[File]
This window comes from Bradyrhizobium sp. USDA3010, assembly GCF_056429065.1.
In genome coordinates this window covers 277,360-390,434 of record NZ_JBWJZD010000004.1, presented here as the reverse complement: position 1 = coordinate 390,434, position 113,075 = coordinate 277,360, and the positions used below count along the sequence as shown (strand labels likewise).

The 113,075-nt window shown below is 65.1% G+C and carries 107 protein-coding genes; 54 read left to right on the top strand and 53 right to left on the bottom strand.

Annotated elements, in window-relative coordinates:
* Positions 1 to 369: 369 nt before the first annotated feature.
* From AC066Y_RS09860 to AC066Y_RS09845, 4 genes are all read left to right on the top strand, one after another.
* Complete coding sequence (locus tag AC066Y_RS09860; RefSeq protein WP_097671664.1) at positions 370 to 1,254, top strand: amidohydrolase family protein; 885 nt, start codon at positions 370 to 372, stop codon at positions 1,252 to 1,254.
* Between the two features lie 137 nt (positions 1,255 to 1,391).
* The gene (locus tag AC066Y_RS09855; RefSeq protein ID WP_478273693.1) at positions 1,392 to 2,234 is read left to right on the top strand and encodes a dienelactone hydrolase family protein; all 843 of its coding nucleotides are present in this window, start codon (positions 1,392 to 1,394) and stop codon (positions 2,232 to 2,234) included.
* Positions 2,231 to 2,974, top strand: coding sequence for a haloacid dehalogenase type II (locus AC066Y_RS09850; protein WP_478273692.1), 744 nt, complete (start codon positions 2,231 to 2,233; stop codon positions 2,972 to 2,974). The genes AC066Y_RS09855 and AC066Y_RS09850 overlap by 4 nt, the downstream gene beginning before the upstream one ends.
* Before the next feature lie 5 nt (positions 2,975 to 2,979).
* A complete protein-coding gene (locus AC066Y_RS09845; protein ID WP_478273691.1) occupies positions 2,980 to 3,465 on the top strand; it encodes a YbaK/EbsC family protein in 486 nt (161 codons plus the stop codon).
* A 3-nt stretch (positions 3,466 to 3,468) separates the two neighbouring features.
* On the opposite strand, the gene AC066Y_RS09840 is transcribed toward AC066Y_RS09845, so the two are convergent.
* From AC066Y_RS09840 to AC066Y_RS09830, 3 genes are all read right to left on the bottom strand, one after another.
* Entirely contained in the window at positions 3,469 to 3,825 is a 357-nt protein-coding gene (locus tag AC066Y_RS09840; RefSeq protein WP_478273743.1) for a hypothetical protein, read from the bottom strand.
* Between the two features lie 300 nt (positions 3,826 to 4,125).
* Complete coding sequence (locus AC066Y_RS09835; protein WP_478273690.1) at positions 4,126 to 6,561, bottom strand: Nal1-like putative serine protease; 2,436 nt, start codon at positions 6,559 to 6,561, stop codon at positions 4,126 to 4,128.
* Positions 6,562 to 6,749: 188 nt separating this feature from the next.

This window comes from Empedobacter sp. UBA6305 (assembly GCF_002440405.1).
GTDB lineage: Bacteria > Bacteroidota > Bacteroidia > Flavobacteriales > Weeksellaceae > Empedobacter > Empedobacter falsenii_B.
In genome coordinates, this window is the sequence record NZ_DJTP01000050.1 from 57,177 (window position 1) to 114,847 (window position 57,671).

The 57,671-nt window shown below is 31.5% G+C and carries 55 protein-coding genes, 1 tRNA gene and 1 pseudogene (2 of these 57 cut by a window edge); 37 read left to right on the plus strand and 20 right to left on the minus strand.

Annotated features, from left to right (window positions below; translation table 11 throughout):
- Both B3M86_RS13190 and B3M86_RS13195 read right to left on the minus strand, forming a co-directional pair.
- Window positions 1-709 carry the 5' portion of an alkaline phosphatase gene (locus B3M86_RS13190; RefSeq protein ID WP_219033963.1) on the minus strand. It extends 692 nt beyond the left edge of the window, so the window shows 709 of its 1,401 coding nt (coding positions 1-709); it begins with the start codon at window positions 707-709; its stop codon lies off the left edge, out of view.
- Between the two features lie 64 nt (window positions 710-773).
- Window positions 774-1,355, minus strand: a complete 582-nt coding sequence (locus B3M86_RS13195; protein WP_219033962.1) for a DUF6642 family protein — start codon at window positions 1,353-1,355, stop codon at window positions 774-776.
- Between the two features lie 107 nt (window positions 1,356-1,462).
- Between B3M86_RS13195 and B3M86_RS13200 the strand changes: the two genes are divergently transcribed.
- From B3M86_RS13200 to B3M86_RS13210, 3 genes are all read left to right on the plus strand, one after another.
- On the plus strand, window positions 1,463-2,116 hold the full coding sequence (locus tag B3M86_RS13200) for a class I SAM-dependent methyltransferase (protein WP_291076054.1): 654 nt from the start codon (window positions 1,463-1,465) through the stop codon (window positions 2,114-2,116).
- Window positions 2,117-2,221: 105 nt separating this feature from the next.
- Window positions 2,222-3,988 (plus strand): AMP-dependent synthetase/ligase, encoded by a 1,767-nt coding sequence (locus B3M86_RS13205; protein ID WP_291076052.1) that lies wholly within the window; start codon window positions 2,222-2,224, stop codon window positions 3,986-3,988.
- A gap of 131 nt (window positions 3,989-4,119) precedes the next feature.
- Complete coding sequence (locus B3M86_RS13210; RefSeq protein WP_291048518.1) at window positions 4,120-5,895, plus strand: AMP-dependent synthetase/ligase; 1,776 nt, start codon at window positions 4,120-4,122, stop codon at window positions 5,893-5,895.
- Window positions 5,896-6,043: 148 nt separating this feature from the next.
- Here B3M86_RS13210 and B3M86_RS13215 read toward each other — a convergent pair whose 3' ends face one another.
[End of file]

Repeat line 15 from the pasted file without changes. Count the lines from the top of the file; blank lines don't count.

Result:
* From AC066Y_RS09840 to AC066Y_RS09830, 3 genes are all read right to left on the bottom strand, one after another.